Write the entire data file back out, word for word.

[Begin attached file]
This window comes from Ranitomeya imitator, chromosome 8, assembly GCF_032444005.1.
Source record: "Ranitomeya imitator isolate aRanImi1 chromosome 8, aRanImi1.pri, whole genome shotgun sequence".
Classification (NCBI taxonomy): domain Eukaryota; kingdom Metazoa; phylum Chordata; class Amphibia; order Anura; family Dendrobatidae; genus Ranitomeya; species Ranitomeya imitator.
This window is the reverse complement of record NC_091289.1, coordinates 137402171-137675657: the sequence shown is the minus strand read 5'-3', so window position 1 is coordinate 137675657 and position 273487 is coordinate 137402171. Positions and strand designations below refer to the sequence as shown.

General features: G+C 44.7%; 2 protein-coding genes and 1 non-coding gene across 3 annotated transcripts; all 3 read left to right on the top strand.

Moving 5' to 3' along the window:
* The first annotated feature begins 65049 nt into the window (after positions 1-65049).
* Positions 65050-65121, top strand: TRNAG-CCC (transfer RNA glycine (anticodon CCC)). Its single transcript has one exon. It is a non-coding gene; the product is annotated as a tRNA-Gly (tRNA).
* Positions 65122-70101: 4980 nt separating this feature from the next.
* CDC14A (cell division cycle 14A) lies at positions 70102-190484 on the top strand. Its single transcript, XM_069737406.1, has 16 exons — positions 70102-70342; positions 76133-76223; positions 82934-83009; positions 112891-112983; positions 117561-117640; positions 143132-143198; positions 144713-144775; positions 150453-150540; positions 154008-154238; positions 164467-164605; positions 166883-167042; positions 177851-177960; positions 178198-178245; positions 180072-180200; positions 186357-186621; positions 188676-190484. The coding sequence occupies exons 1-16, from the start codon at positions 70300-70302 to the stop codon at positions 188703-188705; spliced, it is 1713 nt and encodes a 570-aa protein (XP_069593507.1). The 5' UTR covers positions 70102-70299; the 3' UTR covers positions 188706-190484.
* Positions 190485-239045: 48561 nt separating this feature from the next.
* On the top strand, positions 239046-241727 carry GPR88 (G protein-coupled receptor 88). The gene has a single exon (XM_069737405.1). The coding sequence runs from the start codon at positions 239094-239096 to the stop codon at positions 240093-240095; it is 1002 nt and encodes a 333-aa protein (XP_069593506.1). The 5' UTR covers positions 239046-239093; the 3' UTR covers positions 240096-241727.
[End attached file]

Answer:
This window comes from Ranitomeya imitator, chromosome 8, assembly GCF_032444005.1.
Source record: "Ranitomeya imitator isolate aRanImi1 chromosome 8, aRanImi1.pri, whole genome shotgun sequence".
Classification (NCBI taxonomy): domain Eukaryota; kingdom Metazoa; phylum Chordata; class Amphibia; order Anura; family Dendrobatidae; genus Ranitomeya; species Ranitomeya imitator.
This window is the reverse complement of record NC_091289.1, coordinates 137402171-137675657: the sequence shown is the minus strand read 5'-3', so window position 1 is coordinate 137675657 and position 273487 is coordinate 137402171. Positions and strand designations below refer to the sequence as shown.

General features: G+C 44.7%; 2 protein-coding genes and 1 non-coding gene across 3 annotated transcripts; all 3 read left to right on the top strand.

Moving 5' to 3' along the window:
* The first annotated feature begins 65049 nt into the window (after positions 1-65049).
* Positions 65050-65121, top strand: TRNAG-CCC (transfer RNA glycine (anticodon CCC)). Its single transcript has one exon. It is a non-coding gene; the product is annotated as a tRNA-Gly (tRNA).
* Positions 65122-70101: 4980 nt separating this feature from the next.
* CDC14A (cell division cycle 14A) lies at positions 70102-190484 on the top strand. Its single transcript, XM_069737406.1, has 16 exons — positions 70102-70342; positions 76133-76223; positions 82934-83009; positions 112891-112983; positions 117561-117640; positions 143132-143198; positions 144713-144775; positions 150453-150540; positions 154008-154238; positions 164467-164605; positions 166883-167042; positions 177851-177960; positions 178198-178245; positions 180072-180200; positions 186357-186621; positions 188676-190484. The coding sequence occupies exons 1-16, from the start codon at positions 70300-70302 to the stop codon at positions 188703-188705; spliced, it is 1713 nt and encodes a 570-aa protein (XP_069593507.1). The 5' UTR covers positions 70102-70299; the 3' UTR covers positions 188706-190484.
* Positions 190485-239045: 48561 nt separating this feature from the next.
* On the top strand, positions 239046-241727 carry GPR88 (G protein-coupled receptor 88). The gene has a single exon (XM_069737405.1). The coding sequence runs from the start codon at positions 239094-239096 to the stop codon at positions 240093-240095; it is 1002 nt and encodes a 333-aa protein (XP_069593506.1). The 5' UTR covers positions 239046-239093; the 3' UTR covers positions 240096-241727.